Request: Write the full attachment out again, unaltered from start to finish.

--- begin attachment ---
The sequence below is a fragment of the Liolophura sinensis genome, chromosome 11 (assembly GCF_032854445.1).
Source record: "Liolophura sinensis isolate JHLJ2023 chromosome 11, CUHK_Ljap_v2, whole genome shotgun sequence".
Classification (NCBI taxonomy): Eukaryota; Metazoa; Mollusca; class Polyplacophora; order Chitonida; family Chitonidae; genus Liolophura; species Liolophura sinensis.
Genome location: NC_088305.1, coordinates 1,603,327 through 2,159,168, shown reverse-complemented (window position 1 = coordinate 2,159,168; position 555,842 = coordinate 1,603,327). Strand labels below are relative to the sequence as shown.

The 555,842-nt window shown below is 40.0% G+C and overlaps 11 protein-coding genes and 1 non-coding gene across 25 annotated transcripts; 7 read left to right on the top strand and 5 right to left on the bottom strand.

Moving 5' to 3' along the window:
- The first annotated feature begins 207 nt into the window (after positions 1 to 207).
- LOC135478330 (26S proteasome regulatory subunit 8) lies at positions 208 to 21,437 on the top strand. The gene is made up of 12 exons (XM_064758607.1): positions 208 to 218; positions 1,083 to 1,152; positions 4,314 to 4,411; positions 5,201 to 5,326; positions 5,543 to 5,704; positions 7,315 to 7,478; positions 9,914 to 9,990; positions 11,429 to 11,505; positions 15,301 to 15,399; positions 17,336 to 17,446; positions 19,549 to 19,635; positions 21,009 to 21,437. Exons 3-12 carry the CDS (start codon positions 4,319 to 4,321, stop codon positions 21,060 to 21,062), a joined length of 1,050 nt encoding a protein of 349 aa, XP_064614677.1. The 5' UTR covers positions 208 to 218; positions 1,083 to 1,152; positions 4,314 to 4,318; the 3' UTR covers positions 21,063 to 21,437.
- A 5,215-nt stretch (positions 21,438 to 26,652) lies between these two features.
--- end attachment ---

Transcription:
The sequence below is a fragment of the Liolophura sinensis genome, chromosome 11 (assembly GCF_032854445.1).
Source record: "Liolophura sinensis isolate JHLJ2023 chromosome 11, CUHK_Ljap_v2, whole genome shotgun sequence".
Classification (NCBI taxonomy): Eukaryota; Metazoa; Mollusca; class Polyplacophora; order Chitonida; family Chitonidae; genus Liolophura; species Liolophura sinensis.
Genome location: NC_088305.1, coordinates 1,603,327 through 2,159,168, shown reverse-complemented (window position 1 = coordinate 2,159,168; position 555,842 = coordinate 1,603,327). Strand labels below are relative to the sequence as shown.

The 555,842-nt window shown below is 40.0% G+C and overlaps 11 protein-coding genes and 1 non-coding gene across 25 annotated transcripts; 7 read left to right on the top strand and 5 right to left on the bottom strand.

Moving 5' to 3' along the window:
- The first annotated feature begins 207 nt into the window (after positions 1 to 207).
- LOC135478330 (26S proteasome regulatory subunit 8) lies at positions 208 to 21,437 on the top strand. The gene is made up of 12 exons (XM_064758607.1): positions 208 to 218; positions 1,083 to 1,152; positions 4,314 to 4,411; positions 5,201 to 5,326; positions 5,543 to 5,704; positions 7,315 to 7,478; positions 9,914 to 9,990; positions 11,429 to 11,505; positions 15,301 to 15,399; positions 17,336 to 17,446; positions 19,549 to 19,635; positions 21,009 to 21,437. Exons 3-12 carry the CDS (start codon positions 4,319 to 4,321, stop codon positions 21,060 to 21,062), a joined length of 1,050 nt encoding a protein of 349 aa, XP_064614677.1. The 5' UTR covers positions 208 to 218; positions 1,083 to 1,152; positions 4,314 to 4,318; the 3' UTR covers positions 21,063 to 21,437.
- A 5,215-nt stretch (positions 21,438 to 26,652) lies between these two features.